Albino Lullaby (PC) Review
Notes are not scary or good at telling story
Enemies are waaaay to slow.
One Thumb Monster Down –
This new horror experience tries a new way but doesn’t go far enough.
Albino Lullaby tried to do away with the clichéd horror game by focusing more on atmosphere and visuals, rather than just the dime a dozen slasher and gore filled games that are so prevalent in the current gaming spectrum. You play an outsider suddenly stuck in a huge mansion, complete with moving rooms, contorting walls, and huge ugly creatures called “the grandchildren”.
Like many before, this story is told by the user of lost letters and papers that give everyone’s point of view which slowly builds the story brick by brick. I actually like this kind of storytelling, because it makes the gamer work for it, and rewards those explorers out there who need to know exactly what happened. The only problem is that the notes are pretty annoying to read, since many don’t make any sense, nor do they increase the tension of the moment. Very few give any real details, and the ones that do are clearly there to drive the story all in one very expositional note. Even the font of these notes are annoying because the only “spooky” thing about them is that no one apparently when to capitalize the letter “O”. Even without blood there are so many ways to scare people like scrawling a message about someone coming to get you that it just seems like a missed opportunity.
But with the obvious notes gathered, it does paint a good image of the terrible experiments done to the children of this terrible house, which does set the creepiness for whats to come. It’s a slow start to the unease, but once you see your first monster, it does help. The creepy monsters with huge garish faces do start to multiply quickly but because they look like giant thumbs somehow makes it less scary as a group. Their speed also detracts from the horror as they are so slow that you can literally run circles around them. Only a modicum of common sense and normal reflexes are needed to never actually die in this horror adventure.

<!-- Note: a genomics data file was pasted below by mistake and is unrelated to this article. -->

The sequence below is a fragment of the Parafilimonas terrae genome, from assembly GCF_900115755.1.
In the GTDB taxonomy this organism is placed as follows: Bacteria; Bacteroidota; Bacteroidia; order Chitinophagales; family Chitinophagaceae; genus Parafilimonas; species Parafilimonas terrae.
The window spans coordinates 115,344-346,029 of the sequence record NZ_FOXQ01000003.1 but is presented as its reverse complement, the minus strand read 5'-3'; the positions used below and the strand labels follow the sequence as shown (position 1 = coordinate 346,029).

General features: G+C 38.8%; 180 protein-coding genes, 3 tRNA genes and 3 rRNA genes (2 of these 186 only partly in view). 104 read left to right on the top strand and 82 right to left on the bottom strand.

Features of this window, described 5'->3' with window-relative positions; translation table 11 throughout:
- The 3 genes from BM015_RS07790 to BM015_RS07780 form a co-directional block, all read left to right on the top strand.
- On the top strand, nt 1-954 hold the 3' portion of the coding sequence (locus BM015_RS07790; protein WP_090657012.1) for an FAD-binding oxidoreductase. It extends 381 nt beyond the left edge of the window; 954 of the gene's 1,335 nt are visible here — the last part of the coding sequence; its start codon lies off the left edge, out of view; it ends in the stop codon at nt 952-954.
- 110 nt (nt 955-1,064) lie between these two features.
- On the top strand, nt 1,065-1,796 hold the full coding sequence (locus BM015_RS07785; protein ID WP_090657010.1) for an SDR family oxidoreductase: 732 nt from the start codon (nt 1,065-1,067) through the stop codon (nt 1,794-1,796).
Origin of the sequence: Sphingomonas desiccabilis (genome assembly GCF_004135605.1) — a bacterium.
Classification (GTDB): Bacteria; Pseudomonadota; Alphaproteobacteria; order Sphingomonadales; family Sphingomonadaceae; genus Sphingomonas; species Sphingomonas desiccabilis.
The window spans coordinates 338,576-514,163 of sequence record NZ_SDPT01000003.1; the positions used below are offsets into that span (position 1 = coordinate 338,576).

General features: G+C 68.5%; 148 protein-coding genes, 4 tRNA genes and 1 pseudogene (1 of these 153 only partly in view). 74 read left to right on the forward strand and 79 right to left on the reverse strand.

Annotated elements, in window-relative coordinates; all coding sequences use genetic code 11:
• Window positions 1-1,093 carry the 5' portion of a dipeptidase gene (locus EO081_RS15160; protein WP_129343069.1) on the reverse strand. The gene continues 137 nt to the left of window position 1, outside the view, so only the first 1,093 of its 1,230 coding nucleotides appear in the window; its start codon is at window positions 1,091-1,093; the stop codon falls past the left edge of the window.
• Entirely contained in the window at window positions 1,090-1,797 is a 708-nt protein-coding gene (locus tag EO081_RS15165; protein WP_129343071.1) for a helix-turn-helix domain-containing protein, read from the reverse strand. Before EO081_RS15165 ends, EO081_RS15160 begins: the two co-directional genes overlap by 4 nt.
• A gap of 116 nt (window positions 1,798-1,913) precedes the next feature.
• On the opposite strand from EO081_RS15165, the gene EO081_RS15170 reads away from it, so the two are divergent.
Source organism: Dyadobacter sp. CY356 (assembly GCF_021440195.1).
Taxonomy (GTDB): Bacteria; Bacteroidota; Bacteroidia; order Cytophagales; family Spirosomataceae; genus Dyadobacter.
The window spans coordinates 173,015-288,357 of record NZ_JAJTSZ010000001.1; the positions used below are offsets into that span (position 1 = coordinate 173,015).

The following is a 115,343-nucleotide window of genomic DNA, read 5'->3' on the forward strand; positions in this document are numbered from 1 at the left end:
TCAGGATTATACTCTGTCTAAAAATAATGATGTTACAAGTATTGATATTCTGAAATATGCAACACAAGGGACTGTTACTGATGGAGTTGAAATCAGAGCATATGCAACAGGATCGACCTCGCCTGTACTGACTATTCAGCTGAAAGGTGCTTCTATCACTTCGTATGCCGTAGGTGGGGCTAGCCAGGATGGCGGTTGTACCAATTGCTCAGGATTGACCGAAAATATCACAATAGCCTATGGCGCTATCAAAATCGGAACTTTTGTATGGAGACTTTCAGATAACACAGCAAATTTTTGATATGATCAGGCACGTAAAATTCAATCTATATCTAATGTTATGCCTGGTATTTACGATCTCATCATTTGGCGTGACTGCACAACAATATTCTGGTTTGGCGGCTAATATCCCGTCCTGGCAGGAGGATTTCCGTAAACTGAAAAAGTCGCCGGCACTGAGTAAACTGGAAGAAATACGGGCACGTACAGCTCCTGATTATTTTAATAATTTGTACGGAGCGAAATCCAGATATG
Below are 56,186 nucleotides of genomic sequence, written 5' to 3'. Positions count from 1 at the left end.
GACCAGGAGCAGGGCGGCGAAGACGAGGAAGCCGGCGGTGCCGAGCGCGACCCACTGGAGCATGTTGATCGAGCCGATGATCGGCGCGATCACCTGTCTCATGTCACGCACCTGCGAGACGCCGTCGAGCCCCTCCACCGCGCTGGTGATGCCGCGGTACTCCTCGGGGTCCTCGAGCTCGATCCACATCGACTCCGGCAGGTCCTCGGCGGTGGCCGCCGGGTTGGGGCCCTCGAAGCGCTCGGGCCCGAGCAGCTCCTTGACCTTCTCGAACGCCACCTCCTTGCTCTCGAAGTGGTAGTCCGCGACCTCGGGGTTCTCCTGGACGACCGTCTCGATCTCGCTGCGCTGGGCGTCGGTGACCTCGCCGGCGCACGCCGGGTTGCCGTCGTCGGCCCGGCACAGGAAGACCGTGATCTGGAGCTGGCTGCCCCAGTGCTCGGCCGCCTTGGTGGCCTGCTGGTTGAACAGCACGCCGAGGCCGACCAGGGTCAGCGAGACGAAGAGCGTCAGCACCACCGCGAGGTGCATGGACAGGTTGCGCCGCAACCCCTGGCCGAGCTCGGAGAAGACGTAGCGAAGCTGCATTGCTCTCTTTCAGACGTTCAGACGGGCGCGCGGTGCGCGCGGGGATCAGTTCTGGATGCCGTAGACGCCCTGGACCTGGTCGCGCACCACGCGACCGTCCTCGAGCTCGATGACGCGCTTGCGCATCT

Finger monsters notwithstanding, the setting and house itself are actually well thought-out. With rotating rooms, and buttons that cause traps, and the warning “MAKE SURE BUCK IS CONTAINED” make the house itself the best character in the game. The sad part of this is that even with a decent laptop, your rig will be pushed right to the brink to play this game at full resolution. This isn’t a multi-million dollar game with real time weather effects or perfect motion capture during a fight, so I don’t see why it be so troublesome.
Having a game that doesn’t rely on gore and jump scares is definitely a good idea, especially when trying to cater to the largely desensitized youth of today. The tragic flaw in this plan is that it shows you the monster right out in the open so its speed and intelligence deficiencies are apparent and that takes all the scare out of the game. There are creepy parts to be sure, like the appearance of BUCK, but that works because it’s a legend that keep hinting at without showing the monster, and letting you imagine the scariest thing in existence. But, if you think giant heads and colorful lighting with a Halloween feel is scary, and have $10 for episode 1, and like being creeped out, then definitely put this one on your list.